Healthcare facility will diagnose disorder, help?to rehabilitate young and older Emirati sufferers, and provide vocational guidance.
New treatment centre announced on World Autism Day
DUBAI // A centre that will diagnose autism and rehabilitate hundreds of Emirati children and adults who have the disorder is due to open next year, authorities announced yesterday on World Autism Day.
The Emirates International Autism Centre aims to provide early intervention, speech and behavioural therapy, and vocational training at subsidised rates for Emirati sufferers in Dubai, including 272 who are on the waiting lists of autism centres.
“Autism is stealing our children away from us. It is a big issue,” said Fahed bin Al Shaikh, the deputy chairman of the Autism Trust Foundation.
“There are some UAE nationals who have been on the waiting list for 15 years. That is unacceptable. There are many parents who don’t know what autism is. They think it is a mental sickness. We have to reach out to them.”
The Autism Trust Foundation will run the centre in collaboration with Dubai’s Community Development Authority (CDA).
Another centre will open towards the end of next year to serve the Northern Emirates, Mr Al Shaikh said, adding the Dubai centre might later open its doors to expatriates, but the initial priority will be citizens.
There are no accurate statistics on the total number of people with autism in the emirate, but experts estimate it would be more than 300 nationals.
“It is a child’s right to receive early intervention and this centre will give them care in their natural environment,” said Dr Bushra Al Mulla, the director of Dubai Early Childhood Development Centre.
“We will integrate some in schools and the severe cases we will help at the centre.”
The Autism Trust Foundation, a non-profit group registered in the UK, and the CDA have conducted intensive studies on care in Dubai. Two workshops were held in February for 175 families of children with autism.
“That is when we realised that these families suffer from double pain,” said Shaikha Al Mutawa, the chief executive of the Autism Trust.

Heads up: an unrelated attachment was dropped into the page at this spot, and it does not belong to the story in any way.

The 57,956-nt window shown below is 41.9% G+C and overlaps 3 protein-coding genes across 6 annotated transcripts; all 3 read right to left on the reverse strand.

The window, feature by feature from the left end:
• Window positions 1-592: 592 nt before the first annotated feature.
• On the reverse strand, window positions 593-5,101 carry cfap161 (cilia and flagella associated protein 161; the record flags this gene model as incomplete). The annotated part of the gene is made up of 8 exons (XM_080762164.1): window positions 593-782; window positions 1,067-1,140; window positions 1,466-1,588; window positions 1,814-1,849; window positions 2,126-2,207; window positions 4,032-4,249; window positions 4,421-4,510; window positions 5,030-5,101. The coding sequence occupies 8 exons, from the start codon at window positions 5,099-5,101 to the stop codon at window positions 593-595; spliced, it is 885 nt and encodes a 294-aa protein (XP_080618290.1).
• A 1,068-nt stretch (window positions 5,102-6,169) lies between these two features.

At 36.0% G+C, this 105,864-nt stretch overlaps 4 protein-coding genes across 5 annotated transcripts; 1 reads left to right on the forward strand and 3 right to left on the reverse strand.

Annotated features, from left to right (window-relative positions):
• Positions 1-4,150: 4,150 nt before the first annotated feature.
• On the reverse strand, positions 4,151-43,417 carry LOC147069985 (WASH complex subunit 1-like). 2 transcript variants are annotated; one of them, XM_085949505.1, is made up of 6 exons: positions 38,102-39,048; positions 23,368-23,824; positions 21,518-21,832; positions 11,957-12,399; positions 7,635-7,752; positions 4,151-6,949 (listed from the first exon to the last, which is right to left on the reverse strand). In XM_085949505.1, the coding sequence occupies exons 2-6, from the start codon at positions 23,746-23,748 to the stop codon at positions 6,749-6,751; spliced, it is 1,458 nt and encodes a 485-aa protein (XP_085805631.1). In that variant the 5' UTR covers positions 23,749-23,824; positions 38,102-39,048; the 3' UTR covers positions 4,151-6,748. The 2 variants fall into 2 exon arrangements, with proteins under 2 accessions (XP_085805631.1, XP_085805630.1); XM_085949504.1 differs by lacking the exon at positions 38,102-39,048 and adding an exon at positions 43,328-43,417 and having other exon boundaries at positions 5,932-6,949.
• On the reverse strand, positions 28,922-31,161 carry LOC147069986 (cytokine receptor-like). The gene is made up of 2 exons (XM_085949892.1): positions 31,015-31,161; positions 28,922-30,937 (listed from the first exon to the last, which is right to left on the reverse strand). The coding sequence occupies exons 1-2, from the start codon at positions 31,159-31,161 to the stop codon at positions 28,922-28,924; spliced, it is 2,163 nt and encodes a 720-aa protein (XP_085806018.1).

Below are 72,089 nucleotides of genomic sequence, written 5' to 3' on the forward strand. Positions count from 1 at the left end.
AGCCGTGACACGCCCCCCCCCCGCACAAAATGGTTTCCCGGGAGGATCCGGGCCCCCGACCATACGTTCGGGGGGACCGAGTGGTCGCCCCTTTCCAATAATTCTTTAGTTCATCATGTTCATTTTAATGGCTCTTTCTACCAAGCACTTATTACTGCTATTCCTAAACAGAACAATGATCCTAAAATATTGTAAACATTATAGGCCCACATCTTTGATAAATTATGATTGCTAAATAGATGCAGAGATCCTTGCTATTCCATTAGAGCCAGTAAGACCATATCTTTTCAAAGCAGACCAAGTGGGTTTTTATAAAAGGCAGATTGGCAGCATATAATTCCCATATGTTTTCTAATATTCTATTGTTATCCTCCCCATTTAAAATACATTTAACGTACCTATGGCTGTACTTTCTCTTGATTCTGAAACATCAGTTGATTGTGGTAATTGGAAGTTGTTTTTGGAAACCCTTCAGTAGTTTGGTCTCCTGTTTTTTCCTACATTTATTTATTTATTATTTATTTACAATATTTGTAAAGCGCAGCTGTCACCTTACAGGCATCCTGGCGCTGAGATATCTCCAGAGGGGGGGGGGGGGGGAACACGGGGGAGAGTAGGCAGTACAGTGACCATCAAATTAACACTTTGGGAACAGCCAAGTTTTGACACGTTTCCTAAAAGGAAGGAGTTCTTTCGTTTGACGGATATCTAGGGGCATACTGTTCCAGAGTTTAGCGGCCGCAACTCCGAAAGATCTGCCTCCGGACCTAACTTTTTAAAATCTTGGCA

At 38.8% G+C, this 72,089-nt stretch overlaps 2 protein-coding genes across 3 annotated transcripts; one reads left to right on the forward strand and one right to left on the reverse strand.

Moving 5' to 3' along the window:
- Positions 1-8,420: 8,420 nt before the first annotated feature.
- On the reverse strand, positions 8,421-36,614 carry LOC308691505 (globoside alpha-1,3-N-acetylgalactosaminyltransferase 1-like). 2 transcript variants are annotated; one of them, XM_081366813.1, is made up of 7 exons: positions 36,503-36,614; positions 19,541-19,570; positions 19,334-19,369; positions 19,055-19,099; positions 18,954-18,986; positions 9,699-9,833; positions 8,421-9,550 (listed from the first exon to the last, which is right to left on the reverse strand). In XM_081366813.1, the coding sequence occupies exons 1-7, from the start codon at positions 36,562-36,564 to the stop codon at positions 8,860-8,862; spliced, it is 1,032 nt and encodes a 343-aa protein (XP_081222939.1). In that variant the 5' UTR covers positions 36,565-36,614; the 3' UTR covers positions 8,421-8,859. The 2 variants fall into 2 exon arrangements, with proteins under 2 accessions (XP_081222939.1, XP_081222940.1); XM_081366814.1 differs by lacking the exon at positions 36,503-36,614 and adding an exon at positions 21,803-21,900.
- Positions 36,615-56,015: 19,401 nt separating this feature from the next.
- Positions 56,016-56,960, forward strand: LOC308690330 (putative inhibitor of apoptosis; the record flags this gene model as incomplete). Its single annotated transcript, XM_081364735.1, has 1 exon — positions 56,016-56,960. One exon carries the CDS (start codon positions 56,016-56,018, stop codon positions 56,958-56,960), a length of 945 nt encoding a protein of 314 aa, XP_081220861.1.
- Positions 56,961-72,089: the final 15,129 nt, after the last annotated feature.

“The parents have no clue how to deal with the children and there is a shortage of centres they can go to for professional guidance.
“These are smart children with talent but they need the right kind of care. This new centre will cover the gap.”
Caring for people with autism can be expensive because of the need for clinical psychologists, and behavioural, occupational and speech therapists. Annual costs can range between Dh30,000 and Dh360,000 a person.
One of every 110 children worldwide is affected by autism, a neurobiological disorder that appears within the first three years of a child’s life. Autism affects social and communication skills, and lasts throughout a person’s life.
The CDA described the initiative as necessary government support to the non-profit sector.
“This represents our commitment to improve the lifestyle of Emiratis affected by autism, through the establishment of a well-equipped centre offering services at reasonable fees,” said Dr Omar Al Muthanna, the chief executive for the CDA’s social regulatory and licensing sector.
The announcement was one of several events marking World Autism Day.
The Burj Al Arab was bathed in blue light yesterday, along with some of the world’s best-known landmarks, as part of the global “Light It Up Blue” initiative.
Other famous structures that lit up in honour of the event included New York’s Empire State Building and the Sydney Opera House.
Children from schools including the Gems Wellington Primary School dressed in blue and walked around the school grounds to bring awareness of the need for acceptance of sufferers.
“It’s very important for governments to get involved because the numbers are increasing,” said Carolina Tovar, the co-founder of Child Early Intervention Medical Centre, who took part in the Gems Wellington school walk with her young son, who has autism.
“We need to focus on the quality of care, diagnosis and help families handle this complicated disorder.”
The Dubai Autism Centre also launched a month-long campaign with the slogan “accept, embrace and empower”, to help integrate children into the community.
A walkathon will take place on April 21 in Zabeel Park as part of a global autism initiative, with activities organised by health agencies.